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It is my sad duty to advise you of the death of Roy Bickerstaffe after a short period of rapidly declining health.

I am assisting Pip and the Bickerstaffe family in advising those who will have known Roy.

I knew Roy for 49 years both as a fellow archer and professional railway colleague. We at Black Arrow were proud to have him as an honorary member but, in spirit at least, he probably had a similar status in many clubs around the country.

Roy started the 'Derby Carriage and Wagon Welfare Archery Section' in March 1965 (was this the longest archery club name ever?) and I joined later that year as a 12 year old.

Roy shot both target and field in those days and was very proficient in both, swapping with apparent ease between the classic 'Freestyle' and 'Heavy Tackle' as Hunting Tackle was originally known. I have a photo of Roy at full draw in later years and I believe it to be the most perfect example of longbow shooting style.

Roy involved himself in all aspects of the sport: administration, coaching and, of course, shooting.

In 1970 the BFAA merged with the EFAA and soon Field Archery as we had known it was changing and not for the best.  Roy with a few others decided that enough was enough and with the hindsight afforded by their experience of the BFAA and the benefits of a clean sheet of paper, founded the NFAS in 1973. This gave field archers the wonderful opportunity to again engage with the sport as they wanted.  True, the NFAS migrated down a path they may have strayed somewhat from Roy's vision but there is not a single true field archer that does not owe Roy and his band of merry men and women a debt of gratitude for what we all enjoy today.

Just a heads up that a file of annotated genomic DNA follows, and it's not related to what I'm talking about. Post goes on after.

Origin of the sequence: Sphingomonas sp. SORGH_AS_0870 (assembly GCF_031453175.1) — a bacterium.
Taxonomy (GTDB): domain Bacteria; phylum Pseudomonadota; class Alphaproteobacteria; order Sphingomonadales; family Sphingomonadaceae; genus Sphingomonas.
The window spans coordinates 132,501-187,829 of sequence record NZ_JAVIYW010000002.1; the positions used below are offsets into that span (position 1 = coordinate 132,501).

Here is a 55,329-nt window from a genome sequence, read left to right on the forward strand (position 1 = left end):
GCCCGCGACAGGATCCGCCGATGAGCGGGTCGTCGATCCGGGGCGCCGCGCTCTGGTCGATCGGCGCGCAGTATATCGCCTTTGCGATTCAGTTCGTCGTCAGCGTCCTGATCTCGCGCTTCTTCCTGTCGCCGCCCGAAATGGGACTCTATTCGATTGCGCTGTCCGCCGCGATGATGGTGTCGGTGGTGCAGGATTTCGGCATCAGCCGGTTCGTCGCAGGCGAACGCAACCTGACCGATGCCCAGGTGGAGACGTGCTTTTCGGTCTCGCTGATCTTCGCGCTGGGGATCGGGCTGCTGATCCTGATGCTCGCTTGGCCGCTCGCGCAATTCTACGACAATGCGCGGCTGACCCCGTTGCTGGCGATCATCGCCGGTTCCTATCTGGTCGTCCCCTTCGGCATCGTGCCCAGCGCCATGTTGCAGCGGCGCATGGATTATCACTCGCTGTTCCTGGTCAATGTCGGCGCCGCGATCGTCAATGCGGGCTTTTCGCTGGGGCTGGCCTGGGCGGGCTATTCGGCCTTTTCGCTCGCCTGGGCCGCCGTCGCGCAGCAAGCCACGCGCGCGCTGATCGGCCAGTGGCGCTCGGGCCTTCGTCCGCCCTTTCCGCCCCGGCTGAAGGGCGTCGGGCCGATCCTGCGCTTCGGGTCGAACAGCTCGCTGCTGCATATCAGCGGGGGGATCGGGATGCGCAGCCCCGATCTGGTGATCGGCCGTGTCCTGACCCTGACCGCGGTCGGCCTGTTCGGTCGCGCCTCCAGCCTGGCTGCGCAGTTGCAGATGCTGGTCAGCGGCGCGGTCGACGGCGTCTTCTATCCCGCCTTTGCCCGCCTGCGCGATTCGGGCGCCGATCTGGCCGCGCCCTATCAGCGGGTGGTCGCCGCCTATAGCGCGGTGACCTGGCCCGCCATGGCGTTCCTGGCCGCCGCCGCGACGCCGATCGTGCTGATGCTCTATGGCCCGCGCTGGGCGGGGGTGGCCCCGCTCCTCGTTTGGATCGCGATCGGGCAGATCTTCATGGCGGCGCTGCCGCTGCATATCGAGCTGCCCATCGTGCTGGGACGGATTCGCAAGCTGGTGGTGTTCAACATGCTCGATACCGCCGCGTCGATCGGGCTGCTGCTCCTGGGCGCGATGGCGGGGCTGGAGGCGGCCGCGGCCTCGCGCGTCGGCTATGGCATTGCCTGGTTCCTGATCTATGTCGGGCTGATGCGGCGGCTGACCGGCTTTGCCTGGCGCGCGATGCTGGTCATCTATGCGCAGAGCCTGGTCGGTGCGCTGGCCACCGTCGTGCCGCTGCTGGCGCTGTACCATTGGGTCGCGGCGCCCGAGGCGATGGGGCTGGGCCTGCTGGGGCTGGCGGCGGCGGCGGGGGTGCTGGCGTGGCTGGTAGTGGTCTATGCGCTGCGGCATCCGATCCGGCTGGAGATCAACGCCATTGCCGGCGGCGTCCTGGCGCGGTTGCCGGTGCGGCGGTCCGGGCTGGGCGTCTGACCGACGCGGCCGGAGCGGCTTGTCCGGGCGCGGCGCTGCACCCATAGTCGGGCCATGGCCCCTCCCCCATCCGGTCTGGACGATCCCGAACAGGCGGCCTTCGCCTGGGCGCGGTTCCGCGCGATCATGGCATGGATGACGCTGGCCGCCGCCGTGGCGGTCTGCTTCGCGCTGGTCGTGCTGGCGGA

Roy could talk for hours on a wide range of subjects and frequently did and there are many who have missed appointments, meals, loved ones and sleep as they tried without success to prompt an end to the dialogue or rather, monologue.  But one thing is for sure....that all who benefited from time with Roy was the richer for it.

I should be grateful if you could advise AFAC clubs and use as much or little of the above in doing so as you think fit.

Kind regards Kevin




logoThe AFAC or The Association of Field Archery Clubs. To be a Member of the Association you must be a club with its own insurance and put on at least one open shoot per year for the benefit of the other clubs in the association. We, the AFAC are not interested in international competition we want it as a family sport but likewise we do not stop clubs or individuals wishing to compete in international competition, we all have a choice in what we do. The clubs follow similar shooting rules, styles and shooting equipment (see Shooting Styles) on the lines of other field archery societies as the se are fairly common rules amongst the other societies.

What is Field Archery ?. it is simulated hunting with the bow and arrow, since its inception in 1939 field archery has evolved into a world class sport yet on the club level it can offer individuals or whole families leisure pastime for young and old alike. It is a woodland sport, with targets set out over a challenging terrain and shot from a variety of distances from 5 to 60 yards plus which can vary from flat, uphill to downhill shots.

Field archery has been called “golf in the forest” an apt description for it is shot by groups of archers, shooting 18 or 36 targets which can be paper faces on bosses or three dimensional realistic foam targets of animals such as bears, mountain lions, crocodiles or wild turkeys etc. To simulate hunting even more all the distances are unmarked so one must estimate the distance as with hunting situations and scoring areas on the targets let you know if the shot was a good one or not.


Field archery is a sport for all the family from 7 to 70 plus, physical strength is not important as bows come in different strengths and different designs so all ages and strengths can have a go and compete on equal terms. Besides the shooting aspect it is excellent exercise walking around in some of the most beautiful scenery in the Kingdom where you will see nature in all its glory and with the lack of noise you will hear all of natures wonderful sounds.


Just to re-assure you Hunting with any type of Bow and Arrow is illegal in Britain. If you wish to give Field Archery a try please contact one of the clubs listed they all carry insurance to cover you and you will find that we are very helpful and obliging.


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